The meaning of “Passover of the Lord” is selfevident. As the Lord explained to Moses and Aaron, on that night, the Lord would pass through Egypt, killing every firstborn human and animal in the land (verse 12). In this way, God would show his power over and superiority to all (verse 12). But the Lord would “pass over” all houses where there was blood on the door (verse 13). Blood is the sign of life, the life of creation for the people who lived in the marked houses. It was not simply a marker of protection. It was a sign to God’s people not only of God’s power, but also of God’s covenantal promise of a land and a people. The verse states, “The blood will be your sign on the houses where you live” (verse 13). The sign of the blood, the life force, is a sign that God is giving life to God’s people. It was God’s promise that God would not destroy any of Israel’s children or animals on that night of the devastating plague on Egyptians.
This Passover event is very significant, then, as it acknowledges God’s power not only over Pharaoh but over all gods in Egypt. It also represents God’s promise to Israel. It shows that God is actively working out the promise of a land and a people. God wants God’s people to remember and commemorate these acts of power and promise. So Israel is instructed to mark this day as “a day of remembering for you” (verse 14)—a day to be remembered and commemorated throughout time, as many Jewish people do to this day.
In Passover celebrations, then, people celebrate and honor God’s faithfulness to God’s people. They celebrate the deliverance of God’s people from slavery and Pharaoh’s oppressive rule. They celebrate God’s life-giving, loving, liberating actions that are consistent throughout Scripture. The next night after Passover marks the beginning of the Feast of the Unleavened Bread (Exodus 34:18; Mark 14:1). This name is given because when Pharaoh freed the Israelites, the story suggests that they had no time to wait for their bread to rise (12:34). That is why Passover celebrations today often include unleavened bread.
An interesting aspect of the Passover ritual established in Exodus 12 is that establishing the ritual happens narratively before the actual deliverance that the present-day festival commemorates. The story of Israel crossing the sea and Pharaoh’s army being drowned does not occur until Exodus 14 and 15. But the saving of Israel’s firstborn children and animals after the first Passover feast is a foretaste of the saving, lifegiving actions that are to come. And so then, as now, Passover commemorates God’s saving, lifegiving actions.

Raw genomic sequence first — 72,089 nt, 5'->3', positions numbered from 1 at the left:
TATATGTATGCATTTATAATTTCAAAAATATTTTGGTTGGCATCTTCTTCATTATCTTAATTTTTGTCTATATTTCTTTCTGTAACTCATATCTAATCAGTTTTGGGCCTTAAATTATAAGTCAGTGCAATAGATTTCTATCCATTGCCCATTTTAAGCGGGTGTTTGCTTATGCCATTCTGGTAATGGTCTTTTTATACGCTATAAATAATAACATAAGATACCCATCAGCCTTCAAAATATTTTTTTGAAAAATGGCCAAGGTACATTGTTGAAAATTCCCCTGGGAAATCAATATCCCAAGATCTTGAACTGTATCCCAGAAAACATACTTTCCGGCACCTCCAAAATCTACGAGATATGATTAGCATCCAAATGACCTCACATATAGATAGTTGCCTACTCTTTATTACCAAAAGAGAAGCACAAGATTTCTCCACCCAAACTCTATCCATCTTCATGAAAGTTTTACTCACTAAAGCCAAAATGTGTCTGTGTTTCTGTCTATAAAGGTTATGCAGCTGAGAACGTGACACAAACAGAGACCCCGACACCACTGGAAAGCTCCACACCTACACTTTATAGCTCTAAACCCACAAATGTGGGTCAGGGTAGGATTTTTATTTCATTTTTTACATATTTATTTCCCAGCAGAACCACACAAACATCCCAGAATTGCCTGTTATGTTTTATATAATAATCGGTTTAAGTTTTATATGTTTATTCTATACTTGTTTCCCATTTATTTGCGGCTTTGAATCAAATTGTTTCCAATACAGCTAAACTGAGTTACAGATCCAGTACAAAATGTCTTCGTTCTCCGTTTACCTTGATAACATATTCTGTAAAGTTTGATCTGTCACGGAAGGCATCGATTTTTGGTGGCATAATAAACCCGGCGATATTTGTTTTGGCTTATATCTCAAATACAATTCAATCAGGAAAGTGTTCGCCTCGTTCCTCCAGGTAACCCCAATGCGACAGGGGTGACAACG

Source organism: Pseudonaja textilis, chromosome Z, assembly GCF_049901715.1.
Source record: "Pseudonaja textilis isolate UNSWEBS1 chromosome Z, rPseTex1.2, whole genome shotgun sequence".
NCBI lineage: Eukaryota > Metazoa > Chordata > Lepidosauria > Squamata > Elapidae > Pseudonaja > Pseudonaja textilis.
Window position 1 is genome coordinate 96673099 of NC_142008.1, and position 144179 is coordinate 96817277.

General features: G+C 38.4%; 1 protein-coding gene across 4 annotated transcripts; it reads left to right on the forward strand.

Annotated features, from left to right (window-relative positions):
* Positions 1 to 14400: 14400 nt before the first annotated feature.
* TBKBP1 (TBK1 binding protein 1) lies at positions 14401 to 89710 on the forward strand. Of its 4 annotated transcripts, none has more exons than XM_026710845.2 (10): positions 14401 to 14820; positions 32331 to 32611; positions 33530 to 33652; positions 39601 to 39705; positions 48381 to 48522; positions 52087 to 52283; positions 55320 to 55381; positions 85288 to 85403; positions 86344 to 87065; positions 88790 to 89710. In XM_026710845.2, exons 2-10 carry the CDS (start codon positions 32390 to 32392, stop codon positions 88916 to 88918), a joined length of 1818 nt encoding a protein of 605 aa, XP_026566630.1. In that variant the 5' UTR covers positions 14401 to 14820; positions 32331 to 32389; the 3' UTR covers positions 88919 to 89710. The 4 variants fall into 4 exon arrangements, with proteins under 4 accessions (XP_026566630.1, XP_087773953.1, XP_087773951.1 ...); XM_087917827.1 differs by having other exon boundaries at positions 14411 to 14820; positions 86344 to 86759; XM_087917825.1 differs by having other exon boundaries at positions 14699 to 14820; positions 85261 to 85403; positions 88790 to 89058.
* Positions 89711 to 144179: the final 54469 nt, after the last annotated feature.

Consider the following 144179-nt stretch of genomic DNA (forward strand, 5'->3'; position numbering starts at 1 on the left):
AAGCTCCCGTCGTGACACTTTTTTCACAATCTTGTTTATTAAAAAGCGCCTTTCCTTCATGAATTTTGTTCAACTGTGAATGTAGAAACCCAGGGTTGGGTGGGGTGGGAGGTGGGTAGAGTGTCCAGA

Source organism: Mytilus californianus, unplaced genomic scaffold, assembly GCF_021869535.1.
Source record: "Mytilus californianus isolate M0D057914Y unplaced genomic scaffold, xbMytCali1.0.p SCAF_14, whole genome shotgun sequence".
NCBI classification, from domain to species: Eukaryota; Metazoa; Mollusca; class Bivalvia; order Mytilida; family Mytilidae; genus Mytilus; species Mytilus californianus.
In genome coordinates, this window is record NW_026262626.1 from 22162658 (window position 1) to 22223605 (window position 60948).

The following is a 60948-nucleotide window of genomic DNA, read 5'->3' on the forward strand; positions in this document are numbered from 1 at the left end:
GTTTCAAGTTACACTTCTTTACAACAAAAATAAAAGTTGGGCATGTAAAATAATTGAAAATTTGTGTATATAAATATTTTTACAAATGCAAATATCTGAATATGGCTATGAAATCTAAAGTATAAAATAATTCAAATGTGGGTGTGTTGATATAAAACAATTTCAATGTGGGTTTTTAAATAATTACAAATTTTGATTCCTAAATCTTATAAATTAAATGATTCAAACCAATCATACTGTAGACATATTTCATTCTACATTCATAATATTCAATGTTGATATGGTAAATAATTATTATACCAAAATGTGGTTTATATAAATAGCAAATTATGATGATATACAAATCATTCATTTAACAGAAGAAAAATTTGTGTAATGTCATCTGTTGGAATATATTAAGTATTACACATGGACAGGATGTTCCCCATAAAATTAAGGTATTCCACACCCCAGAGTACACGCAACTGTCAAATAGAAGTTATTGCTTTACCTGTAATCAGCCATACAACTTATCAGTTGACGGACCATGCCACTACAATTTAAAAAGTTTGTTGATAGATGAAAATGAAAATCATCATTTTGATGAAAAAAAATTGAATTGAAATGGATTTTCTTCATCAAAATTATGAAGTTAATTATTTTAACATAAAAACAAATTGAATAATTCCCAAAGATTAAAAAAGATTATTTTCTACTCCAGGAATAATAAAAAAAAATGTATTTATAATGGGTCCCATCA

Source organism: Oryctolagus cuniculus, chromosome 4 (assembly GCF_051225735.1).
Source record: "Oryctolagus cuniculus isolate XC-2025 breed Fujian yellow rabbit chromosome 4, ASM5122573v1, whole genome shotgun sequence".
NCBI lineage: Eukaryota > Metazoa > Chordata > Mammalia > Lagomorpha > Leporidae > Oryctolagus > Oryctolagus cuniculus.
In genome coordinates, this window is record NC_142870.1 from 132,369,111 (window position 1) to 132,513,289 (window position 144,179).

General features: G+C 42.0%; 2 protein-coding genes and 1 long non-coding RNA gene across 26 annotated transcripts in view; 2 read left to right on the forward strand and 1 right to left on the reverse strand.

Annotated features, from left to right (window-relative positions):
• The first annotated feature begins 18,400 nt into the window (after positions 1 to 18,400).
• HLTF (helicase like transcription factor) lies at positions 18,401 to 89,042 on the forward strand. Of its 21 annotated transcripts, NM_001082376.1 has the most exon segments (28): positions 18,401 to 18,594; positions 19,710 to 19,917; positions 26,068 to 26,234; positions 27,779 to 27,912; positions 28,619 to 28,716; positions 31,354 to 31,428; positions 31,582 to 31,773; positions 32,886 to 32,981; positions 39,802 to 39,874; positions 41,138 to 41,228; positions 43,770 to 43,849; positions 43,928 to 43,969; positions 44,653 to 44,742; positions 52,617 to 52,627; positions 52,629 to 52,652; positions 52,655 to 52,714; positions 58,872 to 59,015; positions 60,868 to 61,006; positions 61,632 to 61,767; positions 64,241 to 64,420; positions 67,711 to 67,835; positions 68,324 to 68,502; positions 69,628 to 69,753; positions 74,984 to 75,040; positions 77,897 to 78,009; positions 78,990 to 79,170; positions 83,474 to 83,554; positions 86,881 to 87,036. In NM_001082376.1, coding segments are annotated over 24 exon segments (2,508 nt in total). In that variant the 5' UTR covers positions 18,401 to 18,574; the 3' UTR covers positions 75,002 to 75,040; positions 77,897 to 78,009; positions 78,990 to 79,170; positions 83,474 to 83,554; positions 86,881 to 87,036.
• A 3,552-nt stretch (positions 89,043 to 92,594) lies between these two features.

Although we celebrate the life-giving, powerful act of our Lord in saving the firstborn Israelite children and animals in the original Passover, we must also look at the other side of this story. The story says that at midnight, the Lord killed the firstborn offspring in Egypt (12:29). The killing affected the children of those in power and those with no power. Pharaoh did send Moses, Aaron, and the Israelites away (verse 31); but we do need to look at the terrible cost. One explanation is that the killing of the firstborn children in Egypt means that all firstborn are dedicated to the Lord rather than to Egyptian gods (12:12). It can also be seen as retribution for Pharaoh’s intention to kill the male children of Israel (Exodus 1:22). Still, as we read the story of new life for Israel, we must be mindful of the death that it has brought to innocent children and animals and of the grief brought to countless homes.
We live in a time of wars and destruction. The Passover story helps remind us to weigh the benefits of life-giving, loving actions against the cost of destruction for other children of God. In the same way, as we commemorate and give thanks for God’s passing over and sparing of Israel’s firstborn children, we can weep with and for the mothers and fathers who awoke that dreadful night long ago to mourn their beloved firstborns. We are also left wondering why a God who is presented in the rest of the story as an agent of life and deliverance is also presented as the agent of such terrible death and destruction. We know that God’s plans aren’t our plans, and God’s ways are not our ways (Isaiah 55:8). We know that we cannot know God’s mind. It is with humility that we take our place on this side of eternity where we see only partially (1 Corinthians 13:12).
As we establish our own faithful practices and commemorations, we can emphasize that which is life-giving, loving, and liberating to all.